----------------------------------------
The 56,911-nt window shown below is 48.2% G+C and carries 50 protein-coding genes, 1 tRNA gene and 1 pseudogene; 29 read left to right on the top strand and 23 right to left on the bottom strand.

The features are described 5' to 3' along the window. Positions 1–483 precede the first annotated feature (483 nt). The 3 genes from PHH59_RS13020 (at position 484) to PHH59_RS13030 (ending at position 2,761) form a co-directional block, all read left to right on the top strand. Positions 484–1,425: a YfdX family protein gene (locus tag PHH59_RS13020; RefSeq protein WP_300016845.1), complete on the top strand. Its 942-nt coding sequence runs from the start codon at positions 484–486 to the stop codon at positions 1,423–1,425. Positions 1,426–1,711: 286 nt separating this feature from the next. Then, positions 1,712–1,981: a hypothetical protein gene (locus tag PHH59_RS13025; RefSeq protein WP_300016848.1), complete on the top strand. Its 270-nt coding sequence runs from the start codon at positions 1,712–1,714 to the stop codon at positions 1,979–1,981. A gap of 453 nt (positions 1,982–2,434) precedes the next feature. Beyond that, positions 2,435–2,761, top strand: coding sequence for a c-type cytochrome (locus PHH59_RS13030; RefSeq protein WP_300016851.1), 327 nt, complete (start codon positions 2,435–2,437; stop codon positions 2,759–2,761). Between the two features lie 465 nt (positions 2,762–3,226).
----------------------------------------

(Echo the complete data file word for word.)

The 56,911-nt window shown below is 48.2% G+C and carries 50 protein-coding genes, 1 tRNA gene and 1 pseudogene; 29 read left to right on the top strand and 23 right to left on the bottom strand.

The features are described 5' to 3' along the window. Positions 1–483 precede the first annotated feature (483 nt). The 3 genes from PHH59_RS13020 (at position 484) to PHH59_RS13030 (ending at position 2,761) form a co-directional block, all read left to right on the top strand. Positions 484–1,425: a YfdX family protein gene (locus tag PHH59_RS13020; RefSeq protein WP_300016845.1), complete on the top strand. Its 942-nt coding sequence runs from the start codon at positions 484–486 to the stop codon at positions 1,423–1,425. Positions 1,426–1,711: 286 nt separating this feature from the next. Then, positions 1,712–1,981: a hypothetical protein gene (locus tag PHH59_RS13025; RefSeq protein WP_300016848.1), complete on the top strand. Its 270-nt coding sequence runs from the start codon at positions 1,712–1,714 to the stop codon at positions 1,979–1,981. A gap of 453 nt (positions 1,982–2,434) precedes the next feature. Beyond that, positions 2,435–2,761, top strand: coding sequence for a c-type cytochrome (locus PHH59_RS13030; RefSeq protein WP_300016851.1), 327 nt, complete (start codon positions 2,435–2,437; stop codon positions 2,759–2,761). Between the two features lie 465 nt (positions 2,762–3,226).